11. Boyd-Barrett, Claudia. “As California’s ports expand, neighboring communities fight back against pollution.” California Health Report. March 18, 2019; Homefacts. “Ventura County, CA Environmental Hazards Report – Superfund Sites.” Available at Accessed January 2021.
  12. Boyd-Barrett(2019); USCB.
  13. “Environmental report shows Oxnard has worst score in the county.” Ventura County Star. April 23, 2013.
  14. Dignity Health St. John’s Hospitals. “Oxnard, California Latino Community Health Needs Assessment.” April 2014 at 11 and 26.
  15. Weikel, Dan. “Oxnard residents are fighting slag heaps, power plants and oil field that mar the town’s beaches.” Los Angeles Times. July 9, 2017.
  16. Penn, Ivan and Ryan Menezes. “Californians are paying billions for power they don’t need.” Los Angeles Times. February 5, 2017.
  17. D’Auria, Peter. “Who will foot $24M bill to clean up one of Hudson County’s most polluted sites?” Jersey Journal. October 8, 2020.
  18. American Lung Association. “State of the Air: 2020.” 2020 at 121.
  19. Wang, Yan et al. “Estimating causal effects of long-term PM2.5 exposure on mortality in New Jersey.” Environmental Health Perspectives. Vol. 124, No. 8. August 2016 at 1182.
  20. Massetti, Emanuele et al. Oak Ridge National Laboratory. Prepared for DOE. “Environmental Quality and the U.S. Power Sector: Air Quality, Water Quality, Land Use and Environmental Justice.”. ORNL/SPR-2016/772. January 4, 2017 at vii and 15.
  21. Heinis, John. “DEP grants first land use approval for $1.8B North Bergen electricity plant.” Hudson County View. July 6, 2018.
  22. Johnson, Tom. “NJ Transit opts for green energy, ending plan for gas-powered plant.” NJ Spotlight News. October 23, 2020.
  23. FWW analysis of Power Plants. US Energy Information Administration (EIA). Accessed March 2021; 2019 American Community Survey 5-Year Estimates. US Census Bureau. Accessed March 2021; 2019 TIGER/Line Shapefiles. US Census. Accessed March 2021.
  24. FWW analysis of TRI Explorer. US Environmental Protection Agency (EPA). Accessed March 2021; Superfund National Priorities List (NPL) Sites with Status Information. EPA. Accessed March 2021; Pollution Mapping Tool. California Air Resources Board. Accessed March 2021; WellSTAR. California Department of Conservation. Geologic Energy Management Division. Accessed March 2021.
  25. FWW analysis of TRI Explorer. US Environmental Protection Agency (EPA). Accessed March 2021; Superfund National Priorities List (NPL) Sites with Status Information. EPA. Accessed March 2021; Power Plants. US Energy Information Administration (EIA). Accessed March 2021; Wetlands of New Jersey. New Jersey Geographic Information Network (NJGIN) Open Data. Accessed March 2021; Proposed NJ TRANSITGRID Project Area. NJ Transit. Accessed March 2021.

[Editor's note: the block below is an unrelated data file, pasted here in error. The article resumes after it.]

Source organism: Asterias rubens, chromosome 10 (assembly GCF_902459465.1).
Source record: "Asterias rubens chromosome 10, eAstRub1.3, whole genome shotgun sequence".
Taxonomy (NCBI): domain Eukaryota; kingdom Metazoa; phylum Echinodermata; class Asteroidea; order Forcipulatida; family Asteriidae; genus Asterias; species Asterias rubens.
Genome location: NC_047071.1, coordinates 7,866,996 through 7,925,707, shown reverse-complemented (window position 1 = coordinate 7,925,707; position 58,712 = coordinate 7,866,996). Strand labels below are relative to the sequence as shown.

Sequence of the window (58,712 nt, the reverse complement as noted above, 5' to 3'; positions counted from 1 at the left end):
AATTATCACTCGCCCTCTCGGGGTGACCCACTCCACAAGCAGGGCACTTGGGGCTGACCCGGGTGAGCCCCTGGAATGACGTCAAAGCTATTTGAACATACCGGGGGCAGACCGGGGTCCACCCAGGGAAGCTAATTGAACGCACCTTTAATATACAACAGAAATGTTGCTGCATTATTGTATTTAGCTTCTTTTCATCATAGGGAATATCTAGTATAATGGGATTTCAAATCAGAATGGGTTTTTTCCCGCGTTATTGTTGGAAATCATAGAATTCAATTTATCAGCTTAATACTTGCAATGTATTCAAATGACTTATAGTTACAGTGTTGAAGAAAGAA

Fracking, Power Plants & Exports: Three Steps for Meaningful Climate Action

REPORT - November 2021

Fracking Nightmare: The Gibbstown Explosive Liquefied Gas Export Plan


PDFClimate and Energy

Off Course: Carbon Pricing Myths and Dirty Truths


PDFClimate and Energy

Natural Gas Liquids: A Dangerous Plastic-Producing Byproduct of Fracking


PDFClimate and Energy

Planes de SoCalGas Para Expandir la Estación de Compresión de Ventura


PDFClimate and Energy

SoCalGas Plans to Expand Ventura Compressor Station


PDFClimate and Energy

Natural Gas Liquids: Fracking’s Hazardous Plastics and Pollution Scheme


PDFClimate and Energy

How Much Do Food Labels Tell You?


PDFFood System

Federal Legislation for a Just Food System


PDFFood System


REPORT - April 2021

What You’ll Learn From This Report

  • 1: A Broken Food System
    • Deciding what and how to farm should be left to farmers, not corporations
  • 2: From Extractive To Regenerative Food Systems
    • The farmers at the forefront of this movement
  • 3: Rebuilding Regional Food Hubs
    • Rebuilding regional food hubs connects farmers and eaters, and reduces the monopoly corporate agribusiness has on the food system.
  • 4: Policy Recommendations: A Roadmap To A Just Transition
    • Here are our policy recommendations on how to pivot to this much-needed systemic change.
  • 5: Conclusion
    • We can build regenerative food systems

Part 1:

Our Food System Is Broken

Deciding what and how to farm should be left to farmers, not corporations.

Corporate monopolies control food production.

Today’s supermarkets seem like the pinnacle of choice and variety. But consumers might be surprised to learn that this choice is really a façade, and that a few companies dominate the market in each food category. Your steak? Just four companies slaughter 83 percent of all U.S. cattle (see Figure 1).1 Your flour? It likely comes from Ardent Mills or ADM Milling, which together mill half of all U.S. wheat.2 And then there are companies that profit from value-added processing of raw ingredients. The jars of Gerber, boxes of Cheerios and Lean Cuisine, and tins of Fancy Feast in your shopping cart are all Nestlé-owned brands.3 Agribusinesses make consumers feel like they have ample choices, while forcing them to buy much of their food from just a handful of corporations.